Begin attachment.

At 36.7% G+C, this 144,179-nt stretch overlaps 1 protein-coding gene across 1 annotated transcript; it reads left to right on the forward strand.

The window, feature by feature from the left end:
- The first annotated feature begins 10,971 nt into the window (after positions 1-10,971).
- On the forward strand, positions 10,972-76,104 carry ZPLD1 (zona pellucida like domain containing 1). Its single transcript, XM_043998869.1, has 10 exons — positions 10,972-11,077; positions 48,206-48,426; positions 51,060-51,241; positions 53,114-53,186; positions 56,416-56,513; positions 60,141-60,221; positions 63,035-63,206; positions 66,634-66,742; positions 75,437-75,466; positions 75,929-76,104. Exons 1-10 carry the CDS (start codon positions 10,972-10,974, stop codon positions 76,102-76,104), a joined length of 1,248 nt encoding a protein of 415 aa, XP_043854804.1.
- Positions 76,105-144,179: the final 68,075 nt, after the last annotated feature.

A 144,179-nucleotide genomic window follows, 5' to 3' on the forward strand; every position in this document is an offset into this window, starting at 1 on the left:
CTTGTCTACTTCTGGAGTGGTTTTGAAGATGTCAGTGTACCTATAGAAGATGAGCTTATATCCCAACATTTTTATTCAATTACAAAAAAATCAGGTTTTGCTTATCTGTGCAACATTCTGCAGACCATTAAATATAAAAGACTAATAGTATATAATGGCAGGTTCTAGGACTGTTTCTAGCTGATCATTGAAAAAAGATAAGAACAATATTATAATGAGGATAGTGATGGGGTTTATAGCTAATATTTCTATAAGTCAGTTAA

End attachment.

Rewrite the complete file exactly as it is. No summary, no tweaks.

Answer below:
At 36.7% G+C, this 144,179-nt stretch overlaps 1 protein-coding gene across 1 annotated transcript; it reads left to right on the forward strand.

The window, feature by feature from the left end:
- The first annotated feature begins 10,971 nt into the window (after positions 1-10,971).
- On the forward strand, positions 10,972-76,104 carry ZPLD1 (zona pellucida like domain containing 1). Its single transcript, XM_043998869.1, has 10 exons — positions 10,972-11,077; positions 48,206-48,426; positions 51,060-51,241; positions 53,114-53,186; positions 56,416-56,513; positions 60,141-60,221; positions 63,035-63,206; positions 66,634-66,742; positions 75,437-75,466; positions 75,929-76,104. Exons 1-10 carry the CDS (start codon positions 10,972-10,974, stop codon positions 76,102-76,104), a joined length of 1,248 nt encoding a protein of 415 aa, XP_043854804.1.
- Positions 76,105-144,179: the final 68,075 nt, after the last annotated feature.

A 144,179-nucleotide genomic window follows, 5' to 3' on the forward strand; every position in this document is an offset into this window, starting at 1 on the left:
CTTGTCTACTTCTGGAGTGGTTTTGAAGATGTCAGTGTACCTATAGAAGATGAGCTTATATCCCAACATTTTTATTCAATTACAAAAAAATCAGGTTTTGCTTATCTGTGCAACATTCTGCAGACCATTAAATATAAAAGACTAATAGTATATAATGGCAGGTTCTAGGACTGTTTCTAGCTGATCATTGAAAAAAGATAAGAACAATATTATAATGAGGATAGTGATGGGGTTTATAGCTAATATTTCTATAAGTCAGTTAA